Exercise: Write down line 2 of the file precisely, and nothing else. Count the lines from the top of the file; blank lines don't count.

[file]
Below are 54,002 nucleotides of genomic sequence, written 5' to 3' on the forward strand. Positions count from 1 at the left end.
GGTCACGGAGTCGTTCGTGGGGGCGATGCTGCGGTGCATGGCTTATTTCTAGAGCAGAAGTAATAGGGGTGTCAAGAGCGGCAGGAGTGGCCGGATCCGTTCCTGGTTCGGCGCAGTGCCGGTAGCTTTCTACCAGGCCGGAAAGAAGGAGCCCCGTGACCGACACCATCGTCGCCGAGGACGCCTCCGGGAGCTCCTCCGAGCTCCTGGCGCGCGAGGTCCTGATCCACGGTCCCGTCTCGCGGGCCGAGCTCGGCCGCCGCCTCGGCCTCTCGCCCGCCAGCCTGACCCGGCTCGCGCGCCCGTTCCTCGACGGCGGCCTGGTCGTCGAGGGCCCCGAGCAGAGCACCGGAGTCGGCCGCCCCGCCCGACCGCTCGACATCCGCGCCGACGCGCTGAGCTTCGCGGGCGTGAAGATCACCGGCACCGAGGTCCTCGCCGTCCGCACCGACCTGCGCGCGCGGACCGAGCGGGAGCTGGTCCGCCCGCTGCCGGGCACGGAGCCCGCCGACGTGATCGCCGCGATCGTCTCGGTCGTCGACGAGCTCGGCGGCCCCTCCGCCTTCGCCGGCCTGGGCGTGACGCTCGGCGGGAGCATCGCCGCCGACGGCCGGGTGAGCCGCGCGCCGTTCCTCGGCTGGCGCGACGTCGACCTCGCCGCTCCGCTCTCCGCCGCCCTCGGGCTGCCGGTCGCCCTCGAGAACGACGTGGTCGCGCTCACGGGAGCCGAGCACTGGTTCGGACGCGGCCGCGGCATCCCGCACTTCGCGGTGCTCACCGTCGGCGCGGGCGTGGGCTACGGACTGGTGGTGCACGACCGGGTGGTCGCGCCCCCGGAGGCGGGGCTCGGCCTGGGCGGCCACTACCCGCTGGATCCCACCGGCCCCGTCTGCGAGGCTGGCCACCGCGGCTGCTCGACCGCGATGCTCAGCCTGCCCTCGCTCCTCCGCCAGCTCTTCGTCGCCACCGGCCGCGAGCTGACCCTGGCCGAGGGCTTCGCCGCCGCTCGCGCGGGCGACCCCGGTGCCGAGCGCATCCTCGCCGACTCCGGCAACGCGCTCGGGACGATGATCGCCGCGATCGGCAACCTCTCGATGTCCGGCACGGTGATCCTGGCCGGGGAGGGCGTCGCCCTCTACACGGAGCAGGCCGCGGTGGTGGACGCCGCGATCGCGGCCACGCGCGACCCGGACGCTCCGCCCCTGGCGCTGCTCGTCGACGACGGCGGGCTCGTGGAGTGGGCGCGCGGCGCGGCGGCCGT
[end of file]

GGTCACGGAGTCGTTCGTGGGGGCGATGCTGCGGTGCATGGCTTATTTCTAGAGCAGAAGTAATAGGGGTGTCAAGAGCGGCAGGAGTGGCCGGATCCGTTCCTGGTTCGGCGCAGTGCCGGTAGCTTTCTACCAGGCCGGAAAGAAGGAGCCCCGTGACCGACACCATCGTCGCCGAGGACGCCTCCGGGAGCTCCTCCGAGCTCCTGGCGCGCGAGGTCCTGATCCACGGTCCCGTCTCGCGGGCCGAGCTCGGCCGCCGCCTCGGCCTCTCGCCCGCCAGCCTGACCCGGCTCGCGCGCCCGTTCCTCGACGGCGGCCTGGTCGTCGAGGGCCCCGAGCAGAGCACCGGAGTCGGCCGCCCCGCCCGACCGCTCGACATCCGCGCCGACGCGCTGAGCTTCGCGGGCGTGAAGATCACCGGCACCGAGGTCCTCGCCGTCCGCACCGACCTGCGCGCGCGGACCGAGCGGGAGCTGGTCCGCCCGCTGCCGGGCACGGAGCCCGCCGACGTGATCGCCGCGATCGTCTCGGTCGTCGACGAGCTCGGCGGCCCCTCCGCCTTCGCCGGCCTGGGCGTGACGCTCGGCGGGAGCATCGCCGCCGACGGCCGGGTGAGCCGCGCGCCGTTCCTCGGCTGGCGCGACGTCGACCTCGCCGCTCCGCTCTCCGCCGCCCTCGGGCTGCCGGTCGCCCTCGAGAACGACGTGGTCGCGCTCACGGGAGCCGAGCACTGGTTCGGACGCGGCCGCGGCATCCCGCACTTCGCGGTGCTCACCGTCGGCGCGGGCGTGGGCTACGGACTGGTGGTGCACGACCGGGTGGTCGCGCCCCCGGAGGCGGGGCTCGGCCTGGGCGGCCACTACCCGCTGGATCCCACCGGCCCCGTCTGCGAGGCTGGCCACCGCGGCTGCTCGACCGCGATGCTCAGCCTGCCCTCGCTCCTCCGCCAGCTCTTCGTCGCCACCGGCCGCGAGCTGACCCTGGCCGAGGGCTTCGCCGCCGCTCGCGCGGGCGACCCCGGTGCCGAGCGCATCCTCGCCGACTCCGGCAACGCGCTCGGGACGATGATCGCCGCGATCGGCAACCTCTCGATGTCCGGCACGGTGATCCTGGCCGGGGAGGGCGTCGCCCTCTACACGGAGCAGGCCGCGGTGGTGGACGCCGCGATCGCGGCCACGCGCGACCCGGACGCTCCGCCCCTGGCGCTGCTCGTCGACGACGGCGGGCTCGTGGAGTGGGCGCGCGGCGCGGCGGCCGT